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Integration, expansion and smarter factories: AM in 2024

Leaders from hardware and service companies across the entire AM spectrum speak with VoxelMatters about what the short term future holds

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The time has come to start unwrapping the new year and look at what it may have in store for the additive manufacturing industry. We’ve asked several industry operators, leaders and pioneers for their opinion regarding the opportunities offered by AM in 2024 and they have identified several key areas, from technology integration to new material and smarter factories. Many agreed that AI is going to be playing a role in advancing AM so it felt fair to ask an AI for its opinion as well. ChatGPT also identified several key trends for AM that are likely to continue in the new year but it also made it very clear that an AI by itself can only help us with general observations and no AI can replace expert human analysis (yet).

These are the trends that Chat GPT identified as the most relevant and likely to continue in 2024

  • Increased adoption: Additive manufacturing has been growing steadily, and its adoption will likely continue to increase in various sectors such as aerospace, healthcare, automotive, and consumer goods.
  • Advancements in materials: Researchers and companies are constantly developing new materials for 3D printing, which can expand the range of applications and improve the quality of printed objects. In 2024, we might see even more innovative materials being used.
  • Larger and faster printers: As technology advances, 3D printers may become larger, faster, and more efficient, allowing for the production of larger and more complex parts in a shorter amount of time.
  • Sustainability: Sustainability is a growing concern in manufacturing, and there may be an increased focus on environmentally friendly materials and processes in the additive manufacturing industry. This could include developments in recycling or bio-based materials.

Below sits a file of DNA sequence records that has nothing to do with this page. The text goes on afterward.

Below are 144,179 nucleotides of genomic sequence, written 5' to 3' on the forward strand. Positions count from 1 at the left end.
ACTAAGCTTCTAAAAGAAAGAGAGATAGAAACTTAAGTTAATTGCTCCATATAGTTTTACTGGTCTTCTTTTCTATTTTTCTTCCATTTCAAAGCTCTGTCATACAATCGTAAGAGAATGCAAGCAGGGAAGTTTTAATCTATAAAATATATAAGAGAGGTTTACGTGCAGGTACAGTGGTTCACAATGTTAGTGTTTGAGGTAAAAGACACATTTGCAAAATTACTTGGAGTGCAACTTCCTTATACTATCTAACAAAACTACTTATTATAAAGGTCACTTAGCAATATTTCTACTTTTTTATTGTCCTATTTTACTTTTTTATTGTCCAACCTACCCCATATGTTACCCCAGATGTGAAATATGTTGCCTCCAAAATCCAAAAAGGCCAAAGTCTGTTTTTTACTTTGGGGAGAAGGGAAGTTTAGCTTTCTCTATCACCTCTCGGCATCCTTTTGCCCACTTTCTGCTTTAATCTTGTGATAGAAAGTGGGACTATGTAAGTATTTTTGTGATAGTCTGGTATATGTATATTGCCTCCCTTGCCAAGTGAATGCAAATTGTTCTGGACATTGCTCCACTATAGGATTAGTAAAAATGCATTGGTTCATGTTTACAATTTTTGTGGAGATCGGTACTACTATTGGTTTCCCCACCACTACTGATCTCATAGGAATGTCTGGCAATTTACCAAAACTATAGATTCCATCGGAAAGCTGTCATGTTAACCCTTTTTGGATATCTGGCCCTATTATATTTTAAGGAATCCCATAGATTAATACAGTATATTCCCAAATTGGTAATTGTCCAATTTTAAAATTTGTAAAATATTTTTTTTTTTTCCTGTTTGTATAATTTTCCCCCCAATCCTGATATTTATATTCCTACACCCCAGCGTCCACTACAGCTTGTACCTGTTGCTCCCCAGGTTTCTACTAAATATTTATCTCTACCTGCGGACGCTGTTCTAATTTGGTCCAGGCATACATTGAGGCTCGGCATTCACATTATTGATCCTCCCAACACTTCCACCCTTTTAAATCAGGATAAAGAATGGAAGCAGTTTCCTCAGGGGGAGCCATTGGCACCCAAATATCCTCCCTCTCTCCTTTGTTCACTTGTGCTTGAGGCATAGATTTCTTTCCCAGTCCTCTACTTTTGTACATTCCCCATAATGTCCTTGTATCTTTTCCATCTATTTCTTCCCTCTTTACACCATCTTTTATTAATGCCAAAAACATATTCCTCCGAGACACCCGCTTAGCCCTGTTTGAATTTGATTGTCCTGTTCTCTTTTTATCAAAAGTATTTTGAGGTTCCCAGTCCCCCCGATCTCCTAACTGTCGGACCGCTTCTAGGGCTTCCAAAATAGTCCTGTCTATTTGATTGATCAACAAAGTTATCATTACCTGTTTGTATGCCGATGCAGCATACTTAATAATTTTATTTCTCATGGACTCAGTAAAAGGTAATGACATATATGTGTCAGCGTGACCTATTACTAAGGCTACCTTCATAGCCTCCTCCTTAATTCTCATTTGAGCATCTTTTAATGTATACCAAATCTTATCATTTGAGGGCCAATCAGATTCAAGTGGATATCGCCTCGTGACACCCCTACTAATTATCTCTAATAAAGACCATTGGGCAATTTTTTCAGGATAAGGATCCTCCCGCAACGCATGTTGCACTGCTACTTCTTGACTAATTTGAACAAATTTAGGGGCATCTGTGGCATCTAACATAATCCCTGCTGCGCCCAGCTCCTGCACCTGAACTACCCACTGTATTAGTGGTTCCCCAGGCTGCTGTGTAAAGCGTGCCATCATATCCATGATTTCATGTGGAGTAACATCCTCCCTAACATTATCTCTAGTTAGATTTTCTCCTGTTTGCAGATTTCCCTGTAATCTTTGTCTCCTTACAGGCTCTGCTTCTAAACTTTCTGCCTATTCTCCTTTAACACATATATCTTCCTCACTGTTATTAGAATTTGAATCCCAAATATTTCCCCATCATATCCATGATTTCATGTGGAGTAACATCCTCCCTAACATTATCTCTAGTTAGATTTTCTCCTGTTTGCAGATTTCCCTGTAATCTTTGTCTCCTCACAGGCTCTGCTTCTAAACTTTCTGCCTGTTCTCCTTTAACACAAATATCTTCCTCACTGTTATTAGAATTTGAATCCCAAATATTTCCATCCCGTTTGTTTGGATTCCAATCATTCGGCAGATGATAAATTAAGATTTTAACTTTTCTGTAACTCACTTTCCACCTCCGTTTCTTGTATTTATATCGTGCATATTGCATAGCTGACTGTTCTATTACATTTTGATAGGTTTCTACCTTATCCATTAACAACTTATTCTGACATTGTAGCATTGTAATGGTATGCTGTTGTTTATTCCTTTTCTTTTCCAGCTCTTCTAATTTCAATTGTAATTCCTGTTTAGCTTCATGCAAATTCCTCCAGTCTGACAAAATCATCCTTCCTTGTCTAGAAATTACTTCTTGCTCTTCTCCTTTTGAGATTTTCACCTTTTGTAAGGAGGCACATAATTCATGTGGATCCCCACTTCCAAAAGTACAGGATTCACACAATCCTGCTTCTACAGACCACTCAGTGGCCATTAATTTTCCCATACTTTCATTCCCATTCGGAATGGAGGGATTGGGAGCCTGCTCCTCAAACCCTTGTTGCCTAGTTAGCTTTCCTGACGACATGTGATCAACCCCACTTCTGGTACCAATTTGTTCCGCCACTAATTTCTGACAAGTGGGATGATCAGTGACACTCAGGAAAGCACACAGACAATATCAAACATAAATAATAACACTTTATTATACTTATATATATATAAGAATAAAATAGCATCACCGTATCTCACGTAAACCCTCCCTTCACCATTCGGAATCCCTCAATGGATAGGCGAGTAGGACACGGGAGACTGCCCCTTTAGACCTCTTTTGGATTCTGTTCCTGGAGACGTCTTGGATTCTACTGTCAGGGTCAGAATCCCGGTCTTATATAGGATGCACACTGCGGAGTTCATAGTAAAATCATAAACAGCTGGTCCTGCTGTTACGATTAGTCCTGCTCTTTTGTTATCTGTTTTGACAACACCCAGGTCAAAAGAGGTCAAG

• Customization and personalization: One of the strengths of 3D printing is its ability to create customized and personalized products. In 2024, we may see a broader range of industries leveraging this capability to cater to individual customer needs.
  • Regulatory changes: Governments and regulatory bodies may introduce new regulations or standards for additive manufacturing, especially in sectors like healthcare and aerospace, where safety and quality are critical.
  • Integration with other technologies: Additive manufacturing may continue to integrate with other emerging technologies like artificial intelligence, augmented reality, and blockchain for improved design, monitoring, and supply chain management.

Smarter factories on the way to production

Human AM industry stakeholders can provide a more detailed assessment of what the future holds for AM. Most outlooks focus on how the factory floor is going to change with increasing AM adoption. According to Xometry AI is the key to modernizing the manufacturing industry and manufacturing CEOs say AI will play a significant role in their company in the next one to two years. Of the CEOs who have already implemented AI, more than 70% have seen a significant ROI in key areas such as supply chain management, quality control and procurement.